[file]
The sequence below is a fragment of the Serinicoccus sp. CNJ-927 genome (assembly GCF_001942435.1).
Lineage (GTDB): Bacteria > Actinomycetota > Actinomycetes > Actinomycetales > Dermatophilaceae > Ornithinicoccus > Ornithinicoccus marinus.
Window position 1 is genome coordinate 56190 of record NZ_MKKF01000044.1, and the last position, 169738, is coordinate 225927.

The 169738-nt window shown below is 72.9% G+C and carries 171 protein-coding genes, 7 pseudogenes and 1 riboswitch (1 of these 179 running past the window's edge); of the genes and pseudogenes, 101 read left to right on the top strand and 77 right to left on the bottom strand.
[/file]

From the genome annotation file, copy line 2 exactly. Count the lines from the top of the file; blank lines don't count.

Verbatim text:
Lineage (GTDB): Bacteria > Actinomycetota > Actinomycetes > Actinomycetales > Dermatophilaceae > Ornithinicoccus > Ornithinicoccus marinus.